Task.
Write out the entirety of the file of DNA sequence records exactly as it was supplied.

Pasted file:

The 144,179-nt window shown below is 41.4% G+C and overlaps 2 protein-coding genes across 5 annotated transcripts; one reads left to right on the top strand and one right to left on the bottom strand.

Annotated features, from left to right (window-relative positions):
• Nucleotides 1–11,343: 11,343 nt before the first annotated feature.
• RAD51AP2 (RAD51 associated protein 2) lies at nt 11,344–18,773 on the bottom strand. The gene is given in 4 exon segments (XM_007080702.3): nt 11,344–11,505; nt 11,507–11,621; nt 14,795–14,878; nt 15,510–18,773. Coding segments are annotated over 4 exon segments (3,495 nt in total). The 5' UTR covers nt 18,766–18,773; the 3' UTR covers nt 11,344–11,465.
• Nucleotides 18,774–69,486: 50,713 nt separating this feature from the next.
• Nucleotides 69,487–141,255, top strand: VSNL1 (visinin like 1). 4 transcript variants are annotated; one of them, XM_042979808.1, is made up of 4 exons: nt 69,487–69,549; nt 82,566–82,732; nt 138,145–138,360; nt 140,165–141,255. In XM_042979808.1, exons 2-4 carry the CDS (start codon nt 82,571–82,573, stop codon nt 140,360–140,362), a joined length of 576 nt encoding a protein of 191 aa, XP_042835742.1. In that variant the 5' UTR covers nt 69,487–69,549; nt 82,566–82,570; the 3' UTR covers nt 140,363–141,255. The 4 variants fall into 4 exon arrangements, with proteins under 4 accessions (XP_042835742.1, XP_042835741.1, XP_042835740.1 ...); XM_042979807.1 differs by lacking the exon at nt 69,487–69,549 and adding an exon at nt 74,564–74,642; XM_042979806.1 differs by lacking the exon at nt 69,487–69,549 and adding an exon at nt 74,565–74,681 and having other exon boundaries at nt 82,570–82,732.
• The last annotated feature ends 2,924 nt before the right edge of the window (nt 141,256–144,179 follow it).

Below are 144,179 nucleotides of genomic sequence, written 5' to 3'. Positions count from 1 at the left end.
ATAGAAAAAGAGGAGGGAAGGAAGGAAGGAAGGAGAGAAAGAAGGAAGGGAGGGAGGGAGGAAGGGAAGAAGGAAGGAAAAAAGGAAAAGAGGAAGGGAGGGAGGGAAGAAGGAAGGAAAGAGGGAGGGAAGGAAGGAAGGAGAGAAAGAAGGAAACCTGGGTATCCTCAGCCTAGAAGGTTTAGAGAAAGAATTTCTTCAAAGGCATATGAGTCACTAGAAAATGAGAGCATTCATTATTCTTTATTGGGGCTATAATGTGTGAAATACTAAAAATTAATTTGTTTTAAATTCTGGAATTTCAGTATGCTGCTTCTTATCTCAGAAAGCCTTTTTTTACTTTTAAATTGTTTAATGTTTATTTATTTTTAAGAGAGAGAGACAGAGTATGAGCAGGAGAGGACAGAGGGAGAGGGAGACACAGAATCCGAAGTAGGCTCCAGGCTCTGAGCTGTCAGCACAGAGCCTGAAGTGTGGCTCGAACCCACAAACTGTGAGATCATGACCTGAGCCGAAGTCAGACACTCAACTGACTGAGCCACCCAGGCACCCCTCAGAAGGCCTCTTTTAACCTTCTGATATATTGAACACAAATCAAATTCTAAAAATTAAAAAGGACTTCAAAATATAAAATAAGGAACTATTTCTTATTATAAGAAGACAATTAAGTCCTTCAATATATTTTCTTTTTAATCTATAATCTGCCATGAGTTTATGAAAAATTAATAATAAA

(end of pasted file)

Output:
The 144,179-nt window shown below is 41.4% G+C and overlaps 2 protein-coding genes across 5 annotated transcripts; one reads left to right on the top strand and one right to left on the bottom strand.

Annotated features, from left to right (window-relative positions):
• Nucleotides 1–11,343: 11,343 nt before the first annotated feature.
• RAD51AP2 (RAD51 associated protein 2) lies at nt 11,344–18,773 on the bottom strand. The gene is given in 4 exon segments (XM_007080702.3): nt 11,344–11,505; nt 11,507–11,621; nt 14,795–14,878; nt 15,510–18,773. Coding segments are annotated over 4 exon segments (3,495 nt in total). The 5' UTR covers nt 18,766–18,773; the 3' UTR covers nt 11,344–11,465.
• Nucleotides 18,774–69,486: 50,713 nt separating this feature from the next.
• Nucleotides 69,487–141,255, top strand: VSNL1 (visinin like 1). 4 transcript variants are annotated; one of them, XM_042979808.1, is made up of 4 exons: nt 69,487–69,549; nt 82,566–82,732; nt 138,145–138,360; nt 140,165–141,255. In XM_042979808.1, exons 2-4 carry the CDS (start codon nt 82,571–82,573, stop codon nt 140,360–140,362), a joined length of 576 nt encoding a protein of 191 aa, XP_042835742.1. In that variant the 5' UTR covers nt 69,487–69,549; nt 82,566–82,570; the 3' UTR covers nt 140,363–141,255. The 4 variants fall into 4 exon arrangements, with proteins under 4 accessions (XP_042835742.1, XP_042835741.1, XP_042835740.1 ...); XM_042979807.1 differs by lacking the exon at nt 69,487–69,549 and adding an exon at nt 74,564–74,642; XM_042979806.1 differs by lacking the exon at nt 69,487–69,549 and adding an exon at nt 74,565–74,681 and having other exon boundaries at nt 82,570–82,732.
• The last annotated feature ends 2,924 nt before the right edge of the window (nt 141,256–144,179 follow it).

Below are 144,179 nucleotides of genomic sequence, written 5' to 3'. Positions count from 1 at the left end.
ATAGAAAAAGAGGAGGGAAGGAAGGAAGGAAGGAGAGAAAGAAGGAAGGGAGGGAGGGAGGAAGGGAAGAAGGAAGGAAAAAAGGAAAAGAGGAAGGGAGGGAGGGAAGAAGGAAGGAAAGAGGGAGGGAAGGAAGGAAGGAGAGAAAGAAGGAAACCTGGGTATCCTCAGCCTAGAAGGTTTAGAGAAAGAATTTCTTCAAAGGCATATGAGTCACTAGAAAATGAGAGCATTCATTATTCTTTATTGGGGCTATAATGTGTGAAATACTAAAAATTAATTTGTTTTAAATTCTGGAATTTCAGTATGCTGCTTCTTATCTCAGAAAGCCTTTTTTTACTTTTAAATTGTTTAATGTTTATTTATTTTTAAGAGAGAGAGACAGAGTATGAGCAGGAGAGGACAGAGGGAGAGGGAGACACAGAATCCGAAGTAGGCTCCAGGCTCTGAGCTGTCAGCACAGAGCCTGAAGTGTGGCTCGAACCCACAAACTGTGAGATCATGACCTGAGCCGAAGTCAGACACTCAACTGACTGAGCCACCCAGGCACCCCTCAGAAGGCCTCTTTTAACCTTCTGATATATTGAACACAAATCAAATTCTAAAAATTAAAAAGGACTTCAAAATATAAAATAAGGAACTATTTCTTATTATAAGAAGACAATTAAGTCCTTCAATATATTTTCTTTTTAATCTATAATCTGCCATGAGTTTATGAAAAATTAATAATAAA